Fukushima: 7.1 magnitude natural disaster hits Japan

Tanya Simon
February 13, 2021

A strong 7.3-magnitude earthquake struck off Japan's east coast late Saturday, rattling the region hit by the powerful 2011 quake, tsunami and nuclear meltdown just weeks before the disaster's 10th anniversary.

The Japan Meteorological Agency said the quake was centered about 55 kilometers (34 miles) beneath the ocean, changing it from the earlier estimate for 60 kilometers (37 miles).

Tremors were also felt in Tokyo, to the southwest.

There were also no reports of irregularities at the Tokai nuclear plant north of Tokyo, public broadcaster NHK said, though a fire has been reported in Fukushima, according to the Kyodo news agency.

File folders and other items are seen scattered on the floor of the Hirono town office in Fukushima Prefecture, northeastern Japan, on February 13, 2021.

There is no danger of a tsunami, according to NHK TV.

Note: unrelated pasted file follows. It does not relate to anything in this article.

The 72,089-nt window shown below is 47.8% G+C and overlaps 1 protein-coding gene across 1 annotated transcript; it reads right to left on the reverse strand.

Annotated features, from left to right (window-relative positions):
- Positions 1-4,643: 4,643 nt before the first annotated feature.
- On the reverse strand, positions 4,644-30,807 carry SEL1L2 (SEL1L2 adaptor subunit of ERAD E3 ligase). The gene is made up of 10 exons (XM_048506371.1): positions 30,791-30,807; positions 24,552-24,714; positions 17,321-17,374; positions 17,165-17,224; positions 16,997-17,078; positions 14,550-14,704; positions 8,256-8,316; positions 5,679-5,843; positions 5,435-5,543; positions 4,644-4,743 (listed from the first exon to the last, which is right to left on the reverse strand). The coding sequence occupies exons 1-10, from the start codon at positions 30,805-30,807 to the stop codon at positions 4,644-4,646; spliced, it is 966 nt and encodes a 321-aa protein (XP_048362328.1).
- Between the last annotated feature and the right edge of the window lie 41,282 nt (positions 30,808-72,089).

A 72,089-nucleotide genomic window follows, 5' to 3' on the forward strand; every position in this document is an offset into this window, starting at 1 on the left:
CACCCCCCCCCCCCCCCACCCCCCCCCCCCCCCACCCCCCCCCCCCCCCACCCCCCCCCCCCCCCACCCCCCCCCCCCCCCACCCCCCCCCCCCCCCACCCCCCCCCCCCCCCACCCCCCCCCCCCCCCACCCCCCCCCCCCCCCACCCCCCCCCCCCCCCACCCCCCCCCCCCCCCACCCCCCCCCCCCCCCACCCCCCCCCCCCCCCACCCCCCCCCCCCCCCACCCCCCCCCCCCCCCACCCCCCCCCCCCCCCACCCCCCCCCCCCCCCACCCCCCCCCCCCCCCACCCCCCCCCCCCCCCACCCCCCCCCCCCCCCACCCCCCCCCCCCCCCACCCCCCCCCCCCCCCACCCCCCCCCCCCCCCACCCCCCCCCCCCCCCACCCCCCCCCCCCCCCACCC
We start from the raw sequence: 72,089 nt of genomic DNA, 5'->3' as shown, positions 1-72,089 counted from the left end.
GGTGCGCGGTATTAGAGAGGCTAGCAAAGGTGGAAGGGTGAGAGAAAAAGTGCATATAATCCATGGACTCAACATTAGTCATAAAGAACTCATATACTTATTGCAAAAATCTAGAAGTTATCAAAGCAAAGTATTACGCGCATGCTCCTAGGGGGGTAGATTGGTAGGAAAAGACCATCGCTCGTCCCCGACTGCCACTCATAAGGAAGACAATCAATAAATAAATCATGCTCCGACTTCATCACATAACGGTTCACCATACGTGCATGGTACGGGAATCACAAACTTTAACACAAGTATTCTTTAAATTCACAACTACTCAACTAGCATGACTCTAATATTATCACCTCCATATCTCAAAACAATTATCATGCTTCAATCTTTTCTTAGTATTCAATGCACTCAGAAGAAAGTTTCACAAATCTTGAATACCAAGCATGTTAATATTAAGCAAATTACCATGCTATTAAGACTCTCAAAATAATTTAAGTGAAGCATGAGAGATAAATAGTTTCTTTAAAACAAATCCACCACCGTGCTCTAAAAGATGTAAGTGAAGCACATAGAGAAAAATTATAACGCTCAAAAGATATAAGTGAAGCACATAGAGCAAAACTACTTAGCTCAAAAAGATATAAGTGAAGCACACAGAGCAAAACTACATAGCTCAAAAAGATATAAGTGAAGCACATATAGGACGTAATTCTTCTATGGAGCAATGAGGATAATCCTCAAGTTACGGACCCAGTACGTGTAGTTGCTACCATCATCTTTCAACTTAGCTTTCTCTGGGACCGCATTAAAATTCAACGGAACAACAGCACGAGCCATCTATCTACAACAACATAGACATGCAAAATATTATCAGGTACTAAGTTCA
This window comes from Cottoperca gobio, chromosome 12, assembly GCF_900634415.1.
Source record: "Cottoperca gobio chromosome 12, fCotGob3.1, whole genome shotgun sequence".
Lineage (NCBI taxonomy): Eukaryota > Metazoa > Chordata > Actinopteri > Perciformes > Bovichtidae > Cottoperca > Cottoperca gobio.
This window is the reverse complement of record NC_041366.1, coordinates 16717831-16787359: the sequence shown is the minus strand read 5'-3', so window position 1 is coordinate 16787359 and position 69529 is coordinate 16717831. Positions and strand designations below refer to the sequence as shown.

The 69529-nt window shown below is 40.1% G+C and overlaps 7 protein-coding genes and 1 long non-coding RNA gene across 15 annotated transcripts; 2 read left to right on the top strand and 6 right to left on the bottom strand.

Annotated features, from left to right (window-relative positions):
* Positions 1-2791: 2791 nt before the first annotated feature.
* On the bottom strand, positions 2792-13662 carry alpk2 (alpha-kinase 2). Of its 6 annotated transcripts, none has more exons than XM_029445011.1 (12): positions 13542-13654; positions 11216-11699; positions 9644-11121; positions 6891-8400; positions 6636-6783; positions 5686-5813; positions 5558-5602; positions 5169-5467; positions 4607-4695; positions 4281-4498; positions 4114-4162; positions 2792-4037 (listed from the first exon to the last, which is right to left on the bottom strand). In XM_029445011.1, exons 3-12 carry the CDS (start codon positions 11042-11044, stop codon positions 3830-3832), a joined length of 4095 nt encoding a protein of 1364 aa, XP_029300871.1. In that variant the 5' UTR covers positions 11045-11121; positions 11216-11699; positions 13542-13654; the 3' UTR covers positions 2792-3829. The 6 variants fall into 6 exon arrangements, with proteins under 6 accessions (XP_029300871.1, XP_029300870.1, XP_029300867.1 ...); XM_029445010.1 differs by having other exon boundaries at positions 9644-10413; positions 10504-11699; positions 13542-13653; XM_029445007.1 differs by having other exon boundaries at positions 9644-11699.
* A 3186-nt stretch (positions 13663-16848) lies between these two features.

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The Japan Meteorological Agency said the quake had a magnitude of 7.3, raising it from a preliminary magnitude of 7.1.

Local media reported the quake threw dishes from shelves in houses in the region, but there were no immediate reports of damage. The government has set up a crisis management cell at the prime minister's office, and Prime Minister Suga has instructed the government to survey damage and rescue any victims.

Saturday's quake was followed by aftershocks, including a 4.7 magnitude jolt, JMA said.

The quake also caused the country's worst nuclear disaster - three reactors at the Fukushima Daiichi nuclear plant melted down, releasing radioactive materials into the air and more than 100,000 people were evacuated from the area. He said there were no reports of major injuries.

Some people were taking shelter at evacuation centers, and were being warned to practice social distancing because of the coronavirus pandemic.

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